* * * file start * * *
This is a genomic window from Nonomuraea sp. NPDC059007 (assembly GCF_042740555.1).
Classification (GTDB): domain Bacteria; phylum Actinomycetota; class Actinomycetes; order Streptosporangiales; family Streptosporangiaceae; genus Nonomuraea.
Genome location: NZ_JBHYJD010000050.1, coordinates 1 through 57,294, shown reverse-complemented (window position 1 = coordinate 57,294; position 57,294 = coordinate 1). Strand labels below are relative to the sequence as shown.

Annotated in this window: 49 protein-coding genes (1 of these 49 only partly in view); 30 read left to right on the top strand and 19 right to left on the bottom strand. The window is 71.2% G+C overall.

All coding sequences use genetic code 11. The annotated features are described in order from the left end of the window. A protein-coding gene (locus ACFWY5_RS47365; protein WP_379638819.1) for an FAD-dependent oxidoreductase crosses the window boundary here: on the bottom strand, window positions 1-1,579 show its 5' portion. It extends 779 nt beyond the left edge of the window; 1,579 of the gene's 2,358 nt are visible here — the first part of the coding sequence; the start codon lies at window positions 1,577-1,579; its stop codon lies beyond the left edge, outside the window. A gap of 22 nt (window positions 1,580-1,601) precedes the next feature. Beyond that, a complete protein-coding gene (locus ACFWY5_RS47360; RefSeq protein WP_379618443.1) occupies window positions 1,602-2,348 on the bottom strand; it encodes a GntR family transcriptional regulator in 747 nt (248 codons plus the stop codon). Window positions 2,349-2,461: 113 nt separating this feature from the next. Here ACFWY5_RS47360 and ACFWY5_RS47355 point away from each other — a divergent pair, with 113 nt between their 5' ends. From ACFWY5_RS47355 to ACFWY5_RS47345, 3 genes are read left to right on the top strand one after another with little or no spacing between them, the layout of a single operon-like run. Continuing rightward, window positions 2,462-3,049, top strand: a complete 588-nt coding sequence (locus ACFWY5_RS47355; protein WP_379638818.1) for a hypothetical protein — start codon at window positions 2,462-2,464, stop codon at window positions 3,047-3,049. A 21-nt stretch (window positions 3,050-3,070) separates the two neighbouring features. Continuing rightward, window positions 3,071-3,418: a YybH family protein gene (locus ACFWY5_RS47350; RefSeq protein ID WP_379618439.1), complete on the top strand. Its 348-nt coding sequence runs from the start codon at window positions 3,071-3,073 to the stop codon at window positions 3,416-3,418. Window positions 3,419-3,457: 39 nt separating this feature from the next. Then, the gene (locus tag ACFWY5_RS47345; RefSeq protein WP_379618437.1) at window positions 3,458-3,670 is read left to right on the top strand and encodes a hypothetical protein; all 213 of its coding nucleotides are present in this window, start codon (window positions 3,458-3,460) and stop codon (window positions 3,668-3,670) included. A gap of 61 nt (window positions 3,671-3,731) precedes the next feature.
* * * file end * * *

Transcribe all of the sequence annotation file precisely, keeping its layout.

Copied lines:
This is a genomic window from Nonomuraea sp. NPDC059007 (assembly GCF_042740555.1).
Classification (GTDB): domain Bacteria; phylum Actinomycetota; class Actinomycetes; order Streptosporangiales; family Streptosporangiaceae; genus Nonomuraea.
Genome location: NZ_JBHYJD010000050.1, coordinates 1 through 57,294, shown reverse-complemented (window position 1 = coordinate 57,294; position 57,294 = coordinate 1). Strand labels below are relative to the sequence as shown.

Annotated in this window: 49 protein-coding genes (1 of these 49 only partly in view); 30 read left to right on the top strand and 19 right to left on the bottom strand. The window is 71.2% G+C overall.

All coding sequences use genetic code 11. The annotated features are described in order from the left end of the window. A protein-coding gene (locus ACFWY5_RS47365; protein WP_379638819.1) for an FAD-dependent oxidoreductase crosses the window boundary here: on the bottom strand, window positions 1-1,579 show its 5' portion. It extends 779 nt beyond the left edge of the window; 1,579 of the gene's 2,358 nt are visible here — the first part of the coding sequence; the start codon lies at window positions 1,577-1,579; its stop codon lies beyond the left edge, outside the window. A gap of 22 nt (window positions 1,580-1,601) precedes the next feature. Beyond that, a complete protein-coding gene (locus ACFWY5_RS47360; RefSeq protein WP_379618443.1) occupies window positions 1,602-2,348 on the bottom strand; it encodes a GntR family transcriptional regulator in 747 nt (248 codons plus the stop codon). Window positions 2,349-2,461: 113 nt separating this feature from the next. Here ACFWY5_RS47360 and ACFWY5_RS47355 point away from each other — a divergent pair, with 113 nt between their 5' ends. From ACFWY5_RS47355 to ACFWY5_RS47345, 3 genes are read left to right on the top strand one after another with little or no spacing between them, the layout of a single operon-like run. Continuing rightward, window positions 2,462-3,049, top strand: a complete 588-nt coding sequence (locus ACFWY5_RS47355; protein WP_379638818.1) for a hypothetical protein — start codon at window positions 2,462-2,464, stop codon at window positions 3,047-3,049. A 21-nt stretch (window positions 3,050-3,070) separates the two neighbouring features. Continuing rightward, window positions 3,071-3,418: a YybH family protein gene (locus ACFWY5_RS47350; RefSeq protein ID WP_379618439.1), complete on the top strand. Its 348-nt coding sequence runs from the start codon at window positions 3,071-3,073 to the stop codon at window positions 3,416-3,418. Window positions 3,419-3,457: 39 nt separating this feature from the next. Then, the gene (locus tag ACFWY5_RS47345; RefSeq protein WP_379618437.1) at window positions 3,458-3,670 is read left to right on the top strand and encodes a hypothetical protein; all 213 of its coding nucleotides are present in this window, start codon (window positions 3,458-3,460) and stop codon (window positions 3,668-3,670) included. A gap of 61 nt (window positions 3,671-3,731) precedes the next feature.